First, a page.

Waterford County Bridges

A richly significant engineering and social history attaches itself to the subject of bridges in Waterford. It is both surprising and noteworthy, for example, that no bridge existed in Waterford City until 1794. 'Timbertoes' as the first structure was affectionately known, was constructed some thirteen years after a failed proposal by Thomas Covey outlined in A scheme for building a bridge over the river Suire at the city of Waterford (Waterford, 1770).

The 'John Redmond Bridge' was inaugurated in 1913, and was the replacement bridge for 'Timbertoes'. The story of this period is comprehensively covered in Edmund Downey's Waterford's Bridges (Waterford, [193?]). The 'John Redmond Bridge' lasted only seventy years however, and work commenced on the modern bridge in 1982, eventually opening opening to traffic in 1986.

Lismore Bridge, dating from 1775, and pre-dating the timber bridge in Waterford, is a particularly fine example of an Irish Stone bridge. Built on the estate of the Duke of Devonshire beneath the castle, at the time of its construction no roads existed leading to or from it. Widely represented in images illustrating both bridge and Lismore castle, its wide span and picturesque location lend it unique importance.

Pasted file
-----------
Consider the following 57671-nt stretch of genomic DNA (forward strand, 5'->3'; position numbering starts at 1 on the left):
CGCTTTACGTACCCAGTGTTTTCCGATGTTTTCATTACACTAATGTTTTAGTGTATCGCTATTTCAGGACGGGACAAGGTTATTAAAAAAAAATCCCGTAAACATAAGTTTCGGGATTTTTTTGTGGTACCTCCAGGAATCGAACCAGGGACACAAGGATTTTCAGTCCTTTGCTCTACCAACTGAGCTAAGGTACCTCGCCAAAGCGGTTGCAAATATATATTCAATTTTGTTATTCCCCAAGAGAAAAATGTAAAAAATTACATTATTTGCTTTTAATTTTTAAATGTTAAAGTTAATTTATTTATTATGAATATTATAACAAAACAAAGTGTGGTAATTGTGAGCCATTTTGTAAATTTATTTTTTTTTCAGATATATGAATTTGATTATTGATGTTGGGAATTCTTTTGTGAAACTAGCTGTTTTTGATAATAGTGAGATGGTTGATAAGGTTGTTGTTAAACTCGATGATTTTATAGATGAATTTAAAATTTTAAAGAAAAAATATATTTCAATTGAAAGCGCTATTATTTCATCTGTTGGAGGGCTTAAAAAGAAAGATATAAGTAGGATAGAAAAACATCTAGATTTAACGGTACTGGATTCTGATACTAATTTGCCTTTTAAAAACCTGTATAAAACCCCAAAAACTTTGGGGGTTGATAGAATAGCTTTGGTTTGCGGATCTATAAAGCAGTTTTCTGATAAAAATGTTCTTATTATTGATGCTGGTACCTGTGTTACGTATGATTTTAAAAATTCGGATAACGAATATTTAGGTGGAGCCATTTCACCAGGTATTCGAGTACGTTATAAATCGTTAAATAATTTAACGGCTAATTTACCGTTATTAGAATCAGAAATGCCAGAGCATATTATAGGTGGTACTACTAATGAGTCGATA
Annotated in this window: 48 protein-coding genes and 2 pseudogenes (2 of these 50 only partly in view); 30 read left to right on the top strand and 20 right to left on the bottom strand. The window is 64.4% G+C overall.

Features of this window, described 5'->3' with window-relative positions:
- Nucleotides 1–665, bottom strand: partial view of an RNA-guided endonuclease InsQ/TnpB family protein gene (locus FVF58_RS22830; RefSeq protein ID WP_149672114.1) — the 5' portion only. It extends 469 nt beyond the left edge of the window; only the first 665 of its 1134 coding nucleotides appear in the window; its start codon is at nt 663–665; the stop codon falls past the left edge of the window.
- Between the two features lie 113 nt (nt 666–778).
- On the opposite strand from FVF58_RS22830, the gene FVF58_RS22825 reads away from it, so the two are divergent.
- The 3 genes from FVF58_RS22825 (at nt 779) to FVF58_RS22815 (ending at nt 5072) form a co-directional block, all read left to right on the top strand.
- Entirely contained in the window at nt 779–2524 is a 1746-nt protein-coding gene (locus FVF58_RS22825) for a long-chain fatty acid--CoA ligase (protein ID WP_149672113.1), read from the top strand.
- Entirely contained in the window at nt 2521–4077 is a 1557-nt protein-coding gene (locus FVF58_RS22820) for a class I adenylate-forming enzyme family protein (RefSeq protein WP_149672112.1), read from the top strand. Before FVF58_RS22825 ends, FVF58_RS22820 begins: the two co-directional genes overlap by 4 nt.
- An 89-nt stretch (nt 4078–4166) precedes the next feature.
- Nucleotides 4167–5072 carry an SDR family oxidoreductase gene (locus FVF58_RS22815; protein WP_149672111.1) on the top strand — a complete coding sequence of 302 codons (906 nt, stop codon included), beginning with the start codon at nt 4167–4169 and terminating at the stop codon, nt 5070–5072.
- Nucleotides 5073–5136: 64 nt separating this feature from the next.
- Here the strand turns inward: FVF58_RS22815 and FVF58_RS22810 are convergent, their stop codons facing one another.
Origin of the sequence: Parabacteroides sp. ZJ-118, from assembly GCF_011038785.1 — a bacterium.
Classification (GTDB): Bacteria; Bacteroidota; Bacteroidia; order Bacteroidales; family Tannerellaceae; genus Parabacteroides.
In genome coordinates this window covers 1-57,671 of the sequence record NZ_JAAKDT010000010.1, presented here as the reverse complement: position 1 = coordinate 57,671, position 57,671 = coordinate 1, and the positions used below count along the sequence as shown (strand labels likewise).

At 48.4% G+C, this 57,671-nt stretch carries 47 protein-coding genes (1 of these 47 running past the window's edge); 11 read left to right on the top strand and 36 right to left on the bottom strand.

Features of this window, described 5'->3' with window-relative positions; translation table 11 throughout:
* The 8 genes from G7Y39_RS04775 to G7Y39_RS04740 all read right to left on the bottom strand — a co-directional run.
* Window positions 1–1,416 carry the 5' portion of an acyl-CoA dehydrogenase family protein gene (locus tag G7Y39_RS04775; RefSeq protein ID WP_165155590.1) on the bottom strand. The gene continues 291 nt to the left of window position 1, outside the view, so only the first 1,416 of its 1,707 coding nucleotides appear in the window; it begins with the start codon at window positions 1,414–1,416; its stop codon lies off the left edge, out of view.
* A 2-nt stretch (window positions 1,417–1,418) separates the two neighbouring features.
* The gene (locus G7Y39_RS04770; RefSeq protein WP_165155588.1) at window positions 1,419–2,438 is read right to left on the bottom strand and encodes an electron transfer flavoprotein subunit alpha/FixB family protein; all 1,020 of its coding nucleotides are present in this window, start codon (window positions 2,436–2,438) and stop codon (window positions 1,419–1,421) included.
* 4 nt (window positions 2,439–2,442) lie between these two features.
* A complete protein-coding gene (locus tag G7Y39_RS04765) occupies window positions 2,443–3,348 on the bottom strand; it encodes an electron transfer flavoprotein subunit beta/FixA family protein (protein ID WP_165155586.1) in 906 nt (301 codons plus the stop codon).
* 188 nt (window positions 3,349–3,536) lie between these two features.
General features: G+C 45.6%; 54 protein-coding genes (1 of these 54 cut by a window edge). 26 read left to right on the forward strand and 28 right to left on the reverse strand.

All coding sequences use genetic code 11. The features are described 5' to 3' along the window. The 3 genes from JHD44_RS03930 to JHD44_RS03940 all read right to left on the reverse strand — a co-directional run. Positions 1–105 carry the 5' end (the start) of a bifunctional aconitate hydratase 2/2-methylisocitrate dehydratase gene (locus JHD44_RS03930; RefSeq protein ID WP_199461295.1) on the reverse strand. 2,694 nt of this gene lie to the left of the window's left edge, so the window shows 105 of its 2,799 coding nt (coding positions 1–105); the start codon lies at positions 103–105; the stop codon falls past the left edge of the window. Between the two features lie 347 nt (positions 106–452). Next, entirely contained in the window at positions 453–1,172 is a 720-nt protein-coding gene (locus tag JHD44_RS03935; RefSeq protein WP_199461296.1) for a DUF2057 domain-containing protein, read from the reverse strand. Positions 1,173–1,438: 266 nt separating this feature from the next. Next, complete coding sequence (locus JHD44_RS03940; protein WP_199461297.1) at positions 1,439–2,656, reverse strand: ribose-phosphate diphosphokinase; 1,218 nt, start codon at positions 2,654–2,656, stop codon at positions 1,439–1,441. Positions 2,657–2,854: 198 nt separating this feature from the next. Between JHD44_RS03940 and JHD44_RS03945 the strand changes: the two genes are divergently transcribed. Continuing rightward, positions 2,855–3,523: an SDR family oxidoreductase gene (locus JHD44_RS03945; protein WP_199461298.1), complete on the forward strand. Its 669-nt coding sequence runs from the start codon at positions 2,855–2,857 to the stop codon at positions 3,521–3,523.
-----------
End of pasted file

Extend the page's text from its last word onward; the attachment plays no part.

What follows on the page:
The construction history of the bridge in Dungarvan, built in 1813 with financial aid fro the Duke of Devonshire, is illustrative of the social and political expediency that dictated the planning and financing of projects like that in Dungarvan.

Cappoquin's bridge, built in 1847 after many earlier plans were abandoned, was finally only commissioned due to the requirements of the Famine Relief Act. This bridge was a successor to the strategically and historically important wooden bridge that existed since the early 16th century.

Next - Waterford City Bridgesnext